Cookies Policy

This site uses cookies. By continuing to browse the site you are agreeing to our use of cookies.

I accept this policy

Find out more here

Reconceiving the Paradigms of Old Testament Theology in the Post-Shoah Period1

No metrics data to plot.
The attempt to load metrics for this article has failed.
The attempt to plot a graph for these metrics has failed.
The full text of this article is not currently available.

Brill’s MyBook program is exclusively available on BrillOnline Books and Journals. Students and scholars affiliated with an institution that has purchased a Brill E-Book on the BrillOnline platform automatically have access to the MyBook option for the title(s) acquired by the Library. Brill MyBook is a print-on-demand paperback copy which is sold at a favorably uniform low price.

Access this article

+ Tax (if applicable)
Add to Favorites
You must be logged in to use this functionality

image of Biblical Interpretation

This paper examines the changed situation in the field of Christian Old Testament theology in the aftermath of the Shoah or Holocaust. It begins by pointing to the paradigm shift now taking place in the field as it moves from Enlightenment epistemological paradigms of historical objectivity and universality to postmodern paradigms that emphasize the subjectivity of the interpreter and the validity of particularistic truth claims in a pluralistic world. It points to the dominance of Protestant theology and theologians in the field during the Enlightenment and the impact that Protestant Christianity had in presenting its own subjective theological views of the Old Testament as objective and universal, often with anti-Jewish overtones. With the emergence of Jews and other previously marginalized groups in the field of biblical studies since the end of World War II, the time has come to recognize that Jews are legitimate theological interpreters of the Bible and that the specific concerns of Judaism and the Jewish people are valid topics for theological reflection in the field of Christian Old Testament theology. This new situation has tremendous implications for the theological interpretation of biblical writings in that issues and writings that were previously overlooked, ignored, or rejected must come to the forefront. Two examples, the book of Amos and the book of Esther, demonstrate the potential for such change. Recognition of Amos' particular national identity as a Judean points to his partisan nature as an advocate of a vassal state of Judah that is subject to the control of the northern kingdom of Israel. The absence of G-d in the book of Esther points to the human responsibility to take action when confronted with evil. Altogether, this points to the possibility of more comprehensive theological reading of the Hebrew Bible.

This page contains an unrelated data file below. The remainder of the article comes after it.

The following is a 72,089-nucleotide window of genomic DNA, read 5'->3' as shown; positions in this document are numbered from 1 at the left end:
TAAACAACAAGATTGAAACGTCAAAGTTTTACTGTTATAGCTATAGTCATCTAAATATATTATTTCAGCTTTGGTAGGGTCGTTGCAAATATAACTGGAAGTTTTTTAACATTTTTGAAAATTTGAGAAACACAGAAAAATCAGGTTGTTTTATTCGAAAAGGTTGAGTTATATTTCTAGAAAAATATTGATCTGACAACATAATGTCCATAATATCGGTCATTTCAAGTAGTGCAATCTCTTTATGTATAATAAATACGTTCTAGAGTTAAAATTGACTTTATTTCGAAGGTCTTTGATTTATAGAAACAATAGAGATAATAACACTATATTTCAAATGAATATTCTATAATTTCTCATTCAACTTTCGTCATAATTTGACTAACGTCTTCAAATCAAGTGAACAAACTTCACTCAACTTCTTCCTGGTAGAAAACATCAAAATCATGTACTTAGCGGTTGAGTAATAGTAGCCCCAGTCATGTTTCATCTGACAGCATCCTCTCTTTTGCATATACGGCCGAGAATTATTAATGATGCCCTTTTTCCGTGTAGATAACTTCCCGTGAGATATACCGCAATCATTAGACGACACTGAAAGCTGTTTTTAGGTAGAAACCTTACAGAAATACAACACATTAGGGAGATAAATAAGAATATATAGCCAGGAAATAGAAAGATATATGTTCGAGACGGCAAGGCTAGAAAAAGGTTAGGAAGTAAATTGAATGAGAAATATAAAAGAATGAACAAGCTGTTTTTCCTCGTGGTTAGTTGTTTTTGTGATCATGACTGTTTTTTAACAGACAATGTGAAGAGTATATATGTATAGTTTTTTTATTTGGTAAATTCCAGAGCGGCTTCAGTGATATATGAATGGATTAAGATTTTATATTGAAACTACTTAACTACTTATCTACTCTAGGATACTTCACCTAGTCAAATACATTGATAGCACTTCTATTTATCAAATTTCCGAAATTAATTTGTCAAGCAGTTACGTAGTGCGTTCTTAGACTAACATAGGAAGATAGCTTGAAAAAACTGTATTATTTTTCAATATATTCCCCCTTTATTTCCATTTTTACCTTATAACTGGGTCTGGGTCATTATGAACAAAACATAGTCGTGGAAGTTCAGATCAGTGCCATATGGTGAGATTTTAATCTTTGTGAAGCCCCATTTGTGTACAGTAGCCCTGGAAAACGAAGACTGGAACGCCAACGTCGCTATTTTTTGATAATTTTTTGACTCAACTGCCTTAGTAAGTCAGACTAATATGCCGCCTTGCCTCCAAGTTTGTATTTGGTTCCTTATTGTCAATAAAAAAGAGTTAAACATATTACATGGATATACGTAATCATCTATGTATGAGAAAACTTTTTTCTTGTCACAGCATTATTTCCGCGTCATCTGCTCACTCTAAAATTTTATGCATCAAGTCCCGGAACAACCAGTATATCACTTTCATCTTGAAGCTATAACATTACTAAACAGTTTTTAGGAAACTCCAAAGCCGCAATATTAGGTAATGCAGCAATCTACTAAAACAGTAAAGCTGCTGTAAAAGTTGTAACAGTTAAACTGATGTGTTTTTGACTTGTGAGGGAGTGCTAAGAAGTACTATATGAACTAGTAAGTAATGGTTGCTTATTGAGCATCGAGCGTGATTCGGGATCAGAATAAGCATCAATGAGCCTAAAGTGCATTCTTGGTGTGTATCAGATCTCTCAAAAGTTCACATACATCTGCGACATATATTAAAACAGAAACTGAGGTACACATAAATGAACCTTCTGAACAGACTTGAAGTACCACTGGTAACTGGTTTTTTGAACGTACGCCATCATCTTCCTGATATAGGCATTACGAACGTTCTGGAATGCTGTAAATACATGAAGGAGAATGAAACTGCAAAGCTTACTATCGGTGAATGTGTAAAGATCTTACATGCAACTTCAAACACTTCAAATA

Affiliations: 1: Claremont, California


Full text loading...


Data & Media loading...

Article metrics loading...



Can't access your account?
  • Tools

  • Add to Favorites
  • Printable version
  • Email this page
  • Subscribe to ToC alert
  • Get permissions
  • Recommend to your library

    You must fill out fields marked with: *

    Librarian details
    Your details
    Why are you recommending this title?
    Select reason:
    Biblical Interpretation — Recommend this title to your library
  • Export citations
  • Key

  • Full access
  • Open Access
  • Partial/No accessInformation